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Hi,<br>
I am looking for help finding references to jaundice levels and when light therapy is indicated. I know there is work out of Hershey and Lancaster in PA about this, higher levels that are OK. But there are still some who are treating at 14. I have read that much higher is OK, that the levels could possibly serve a "protective" function.<br><br>
Anyone have any studies/references in their saved stuff? I had some saved online with my old laptop before it crashed, now I can't find them.<br><br>
Thanks!
 

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here is probably a paper to find -- it is a systems approach, published by folks in your state even.... and below that is a link to a full text article on what you asked for-----<br><br>
J Obstet Gynecol Neonatal Nurs. 2006 Jul-Aug;35(4):444-55.<br><br>
A systems approach for neonatal hyperbilirubinemia in term and near-term<br>
newborns.<br><br>
Bhutani VK, Johnson LH, Schwoebel A, Gennaro S.<br><br>
School of Medicine at Stanford University, Stanford, California, and Newborn<br>
Pediatrics, Pennsylvania Hospital, Philadelphia 19107, USA.<br><br>
OBJECTIVE: To propose and implement a family-centered systems approach to manage newborn jaundice for safer outcomes. DESIGN: Observational study for known adverse outcomes. SETTING: Semiprivate urban birthing hospital.<br>
PATIENTS/PARTICIPANTS: 31,059 well babies discharged as healthy from a cohort of 41,961 live births (1990-2000). INTERVENTIONS: Incremental implementation of a systems approach that incorporated a hospital policy to (a) authorize nurses to obtain a bilirubin (total serum/transcutaneous) measurement for clinical jaundice, (b) universal predischarge total serum bilirubin (at routine metabolic screening), and (c) targeted follow-up, using the bilirubin nomogram (hour-specific, percentile-based total serum bilirubin/transcutaneous bilirubin). MAIN OUTCOME MEASURES: Known adverse outcomes assessed for early- and late-onset severe hyperbilirubinemia before, during, and after systems approach implementation. RESULTS: Adverse outcomes decreased for well babies:<br>
exchange transfusion, intensive phototherapy, and readmission. During the study period, there were no "never events" (total serum bilirubin greater than or equal to 30 mg/dl), while "close calls" (total serum bilirubin greater than or equal to 25 mg/dl) were 1 in 15,000 as compared to a reported incidence of 1 in 625. CONCLUSIONS: Reduced adverse events, significant reduction in close calls, and no never events met family expectations for safer experiences with this approach.<br><br>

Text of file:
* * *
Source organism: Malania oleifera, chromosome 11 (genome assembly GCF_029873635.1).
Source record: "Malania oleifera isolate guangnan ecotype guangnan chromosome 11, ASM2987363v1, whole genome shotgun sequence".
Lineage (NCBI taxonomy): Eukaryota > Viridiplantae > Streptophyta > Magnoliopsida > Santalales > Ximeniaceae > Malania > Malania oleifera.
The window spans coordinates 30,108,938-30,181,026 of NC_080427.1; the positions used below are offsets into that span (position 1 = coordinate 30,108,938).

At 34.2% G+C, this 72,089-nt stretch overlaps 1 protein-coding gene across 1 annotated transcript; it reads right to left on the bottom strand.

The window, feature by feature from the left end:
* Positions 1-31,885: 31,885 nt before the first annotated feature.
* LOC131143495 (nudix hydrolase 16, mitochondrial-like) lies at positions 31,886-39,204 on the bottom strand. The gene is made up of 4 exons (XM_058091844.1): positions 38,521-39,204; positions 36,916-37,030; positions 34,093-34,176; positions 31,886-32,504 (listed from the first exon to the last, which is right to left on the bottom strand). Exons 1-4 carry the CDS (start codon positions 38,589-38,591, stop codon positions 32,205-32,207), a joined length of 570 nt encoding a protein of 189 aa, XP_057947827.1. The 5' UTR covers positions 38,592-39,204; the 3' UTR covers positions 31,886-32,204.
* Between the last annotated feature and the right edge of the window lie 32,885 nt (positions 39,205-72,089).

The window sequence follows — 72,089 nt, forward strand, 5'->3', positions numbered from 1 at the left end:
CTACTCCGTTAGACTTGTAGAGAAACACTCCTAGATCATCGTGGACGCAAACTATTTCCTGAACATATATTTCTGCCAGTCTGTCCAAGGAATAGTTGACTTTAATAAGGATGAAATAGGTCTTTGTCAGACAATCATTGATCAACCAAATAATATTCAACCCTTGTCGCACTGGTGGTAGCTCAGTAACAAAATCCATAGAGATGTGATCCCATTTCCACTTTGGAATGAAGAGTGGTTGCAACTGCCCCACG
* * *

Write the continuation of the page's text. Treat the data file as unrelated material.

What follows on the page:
PMID: 16881988 [PubMed - indexed for MEDLINE]<br><br>
-----------------------------------------------------------<br>
ok here is what you want I think- it is a full text article about ped practice- within the article are the bili levels/ age like 24-48 hrs greater than or equal to 15.... in any case it compares what peds do to what is recommended thru APA--<br><br><a href="http://www.pubmedcentral.nih.gov/articlerender.fcgi?tool=pubmed&pubmedid=16519797" target="_blank">http://www.pubmedcentral.nih.gov/art...medid=16519797</a>
 

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I just wanted to say that this is a hot topic in my area as well. I just helped a woman (through LLL) whose doctors were treating her 3-4 day old with 24 hour phytotherapy (with breaks only every 3 hours for nursing) at bili. levels of 13. <img alt="" class="inlineimg" src="/img/vbsmilies/smilies/dizzy.gif" style="border:0px solid;" title="Dizzy">:
 

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a baby that old with a level 13 would not be one to do photo therayp for-- maybe a preme? -- look at the article from the peds-- they do have published standards...
 

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From the American Academy of Family Physicians:<br><br><a href="http://www.aafp.org/afp/20020215/599.html" target="_blank">http://www.aafp.org/afp/20020215/599.html</a>
 

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Grrrrrr. They kept my DS in the hospital an extra 5 days for jaundice even though his bili level never went up to 15. <img alt="" class="inlineimg" src="http://www.mothering.com/discussions/images/smilies/irked.gif" style="border:0px solid;" title="irked">:
 
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